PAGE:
addressed now to ensure their protection. Types of species particularly
vulnerable include those isolated in parks and refuges that may not be able to
migrate, and those with little genetic diversity. While we buy time by
stabilizing greenhouse gas emissions, policymakers and wildlife managers can
take steps such as tailoring existing programs to offer protection to climatic
change, setting up a clearinghouse for data and other information, and expanding
wildlife research and monitoring.
Global Environmental Change Regional Reports is a series produced
by the publishers of Global Environmental Change Report (Cutter Info.
Corp., 37 Broadway, Arlington MA 02174-5539; 617-641-5125, fax: 617-648-8707).
Priced at $200-$550, each report summarizes recent policy developments and major
scientific research programs in the subject country, examines implications for
industries, and includes lists of key contacts and copies of important
documents. Topics emphasized are climate change, regional air pollutants, ozone
depletion and energy policy. Reports exist for Germany, Argentina and Chile,
Australia and New Zealand and Canada; next to be completed is India.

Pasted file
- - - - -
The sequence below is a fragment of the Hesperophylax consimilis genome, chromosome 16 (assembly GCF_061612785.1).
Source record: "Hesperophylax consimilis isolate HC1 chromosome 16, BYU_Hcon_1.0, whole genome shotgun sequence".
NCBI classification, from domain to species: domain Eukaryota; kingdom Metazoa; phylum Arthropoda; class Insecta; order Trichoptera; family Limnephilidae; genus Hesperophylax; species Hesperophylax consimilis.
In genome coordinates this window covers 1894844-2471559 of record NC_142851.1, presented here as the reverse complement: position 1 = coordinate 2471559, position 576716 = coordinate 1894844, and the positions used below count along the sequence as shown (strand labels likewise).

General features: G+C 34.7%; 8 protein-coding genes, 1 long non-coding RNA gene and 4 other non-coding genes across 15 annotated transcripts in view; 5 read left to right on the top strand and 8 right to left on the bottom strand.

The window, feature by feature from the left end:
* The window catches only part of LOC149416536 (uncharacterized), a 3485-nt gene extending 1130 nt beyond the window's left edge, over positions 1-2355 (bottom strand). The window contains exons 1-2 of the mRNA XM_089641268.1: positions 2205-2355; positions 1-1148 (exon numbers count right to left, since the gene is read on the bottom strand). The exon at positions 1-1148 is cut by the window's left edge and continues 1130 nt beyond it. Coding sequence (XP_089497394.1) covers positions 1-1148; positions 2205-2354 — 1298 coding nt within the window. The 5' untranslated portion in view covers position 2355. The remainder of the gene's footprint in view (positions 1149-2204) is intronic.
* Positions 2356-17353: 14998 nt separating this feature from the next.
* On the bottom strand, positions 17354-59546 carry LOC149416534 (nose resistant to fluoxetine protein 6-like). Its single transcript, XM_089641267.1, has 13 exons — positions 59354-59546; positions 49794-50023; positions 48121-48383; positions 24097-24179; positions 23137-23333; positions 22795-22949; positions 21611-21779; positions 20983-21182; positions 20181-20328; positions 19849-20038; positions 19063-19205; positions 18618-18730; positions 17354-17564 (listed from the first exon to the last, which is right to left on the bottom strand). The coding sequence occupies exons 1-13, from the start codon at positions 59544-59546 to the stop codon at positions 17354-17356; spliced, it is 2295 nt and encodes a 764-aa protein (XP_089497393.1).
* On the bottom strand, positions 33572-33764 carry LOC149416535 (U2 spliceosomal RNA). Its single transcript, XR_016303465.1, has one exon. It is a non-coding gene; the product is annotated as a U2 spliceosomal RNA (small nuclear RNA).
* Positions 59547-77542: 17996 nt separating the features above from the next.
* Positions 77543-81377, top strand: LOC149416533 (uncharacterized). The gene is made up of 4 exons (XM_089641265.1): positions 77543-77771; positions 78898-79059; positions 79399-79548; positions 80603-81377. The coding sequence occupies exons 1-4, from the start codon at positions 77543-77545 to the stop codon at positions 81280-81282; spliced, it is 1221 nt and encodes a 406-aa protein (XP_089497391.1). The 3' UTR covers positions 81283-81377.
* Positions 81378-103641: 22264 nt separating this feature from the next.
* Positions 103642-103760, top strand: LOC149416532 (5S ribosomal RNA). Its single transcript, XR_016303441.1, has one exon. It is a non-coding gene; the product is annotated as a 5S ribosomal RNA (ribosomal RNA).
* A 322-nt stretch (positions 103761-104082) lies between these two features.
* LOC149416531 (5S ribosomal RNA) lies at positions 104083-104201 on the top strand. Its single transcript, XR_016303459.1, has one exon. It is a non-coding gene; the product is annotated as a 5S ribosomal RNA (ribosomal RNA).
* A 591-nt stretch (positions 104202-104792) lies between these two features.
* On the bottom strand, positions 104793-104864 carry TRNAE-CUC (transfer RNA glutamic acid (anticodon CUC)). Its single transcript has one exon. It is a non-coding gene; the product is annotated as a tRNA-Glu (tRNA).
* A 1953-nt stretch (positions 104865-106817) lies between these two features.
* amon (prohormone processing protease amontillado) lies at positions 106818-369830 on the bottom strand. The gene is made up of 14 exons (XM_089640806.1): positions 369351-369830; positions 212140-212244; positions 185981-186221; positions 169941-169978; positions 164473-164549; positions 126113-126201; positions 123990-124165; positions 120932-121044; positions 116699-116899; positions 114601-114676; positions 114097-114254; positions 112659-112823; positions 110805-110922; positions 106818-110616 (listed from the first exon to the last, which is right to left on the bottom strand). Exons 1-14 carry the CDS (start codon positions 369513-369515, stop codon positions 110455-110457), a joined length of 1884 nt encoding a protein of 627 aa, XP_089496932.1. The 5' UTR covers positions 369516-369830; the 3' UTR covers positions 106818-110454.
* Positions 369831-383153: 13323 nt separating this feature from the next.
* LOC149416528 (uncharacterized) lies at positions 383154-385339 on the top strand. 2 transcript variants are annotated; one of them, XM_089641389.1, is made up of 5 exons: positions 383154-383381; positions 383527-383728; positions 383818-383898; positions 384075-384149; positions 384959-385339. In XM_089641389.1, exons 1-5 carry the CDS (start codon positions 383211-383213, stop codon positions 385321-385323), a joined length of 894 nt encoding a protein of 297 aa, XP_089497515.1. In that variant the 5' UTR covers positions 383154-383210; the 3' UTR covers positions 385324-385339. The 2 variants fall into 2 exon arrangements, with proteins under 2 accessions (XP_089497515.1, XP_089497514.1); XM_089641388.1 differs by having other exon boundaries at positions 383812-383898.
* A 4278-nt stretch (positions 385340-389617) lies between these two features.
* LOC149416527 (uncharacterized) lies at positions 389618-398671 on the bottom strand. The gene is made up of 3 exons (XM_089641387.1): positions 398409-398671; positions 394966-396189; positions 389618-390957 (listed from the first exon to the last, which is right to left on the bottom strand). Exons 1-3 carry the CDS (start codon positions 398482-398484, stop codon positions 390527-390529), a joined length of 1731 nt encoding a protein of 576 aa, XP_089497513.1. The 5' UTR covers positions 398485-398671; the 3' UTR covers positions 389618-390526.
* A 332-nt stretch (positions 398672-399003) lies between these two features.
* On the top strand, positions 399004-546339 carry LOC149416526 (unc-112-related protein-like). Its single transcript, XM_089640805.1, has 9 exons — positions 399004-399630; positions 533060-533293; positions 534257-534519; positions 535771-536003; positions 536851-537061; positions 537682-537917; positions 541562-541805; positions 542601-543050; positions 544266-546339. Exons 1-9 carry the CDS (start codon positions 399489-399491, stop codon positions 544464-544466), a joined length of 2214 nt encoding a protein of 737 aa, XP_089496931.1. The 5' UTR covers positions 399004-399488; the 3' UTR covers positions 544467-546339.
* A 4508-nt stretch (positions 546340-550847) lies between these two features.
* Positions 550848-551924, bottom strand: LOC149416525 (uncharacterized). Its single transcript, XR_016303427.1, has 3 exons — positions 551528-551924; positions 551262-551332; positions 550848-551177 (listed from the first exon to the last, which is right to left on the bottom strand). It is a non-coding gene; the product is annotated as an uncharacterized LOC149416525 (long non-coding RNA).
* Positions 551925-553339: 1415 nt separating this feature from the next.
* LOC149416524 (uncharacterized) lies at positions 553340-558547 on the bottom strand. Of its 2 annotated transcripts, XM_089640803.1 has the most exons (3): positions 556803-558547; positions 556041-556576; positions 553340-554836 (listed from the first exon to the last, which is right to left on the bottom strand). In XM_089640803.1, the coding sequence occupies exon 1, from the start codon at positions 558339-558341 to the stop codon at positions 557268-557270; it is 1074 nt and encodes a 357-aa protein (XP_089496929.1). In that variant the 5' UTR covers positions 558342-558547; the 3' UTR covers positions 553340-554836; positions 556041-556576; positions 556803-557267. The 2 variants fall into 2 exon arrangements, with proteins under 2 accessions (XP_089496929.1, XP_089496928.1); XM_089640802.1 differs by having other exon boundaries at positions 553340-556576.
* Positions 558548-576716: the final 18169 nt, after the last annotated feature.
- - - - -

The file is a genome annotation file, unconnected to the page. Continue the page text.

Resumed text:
Global Climate Change: Potential Impacts and Policy
Recommendations, 1991. Calif. State Energy Comm. (916-324-3015); no charge.
This draft staff report, required by legislative mandate, concludes that the
most significant negative effect of potential climate change on California will
be on agricultural production. Electricity demand would rise and air quality
deteriorate. Recommendations are made for reducing CO2 emissions from the
largest single source, transportation. Because some climate change is likely,
appropriate responses are suggested.
Sequestering Carbon in Soils: A Workshop to Explore the Potential for
Mitigating Global Climate Change (EPA/600/3-91/031), 1991. Copies available
from Mark Johnson, US EPA, Environ. Res. Lab., 200 S.W. 35th St., Corvallis OR
Synthesizes (for policymakers and scientists) a February 1990 workshop
sponsored by EPA involving scientists from universities, industry and government
agencies. Examines the potential for managing soils to reduce their release of
carbon and increasing processes which sequester carbon. Specific research
recommendations are made for quantifying the processes involved.
Transforming Technology: An Agenda for Environmentally Sustainable
Growth in the 21st Century, G. Heaton, R. Repetto, R. Sobin, 50 pp.,
1991. WRI Public., POB 4852, Hampden Sta., Baltimore MD 21211; $12.50 + $3
handling. A four-page summary is given in the April 1991 WRI Publications
Brief (World Resour. Inst., 1709 New York Ave. NW, Washington DC 20006;
With rising world population and standards of living, pollution prevention
is essential. Needed are environmental regulations that promote long-term
innovation and pollution prevention, economic incentives for clean technologies,
incorporation of environmental costs in measures of productivity, and mechanisms
for transferring clean technologies to developing countries.
Guide to Publishers
Index of Abbreviations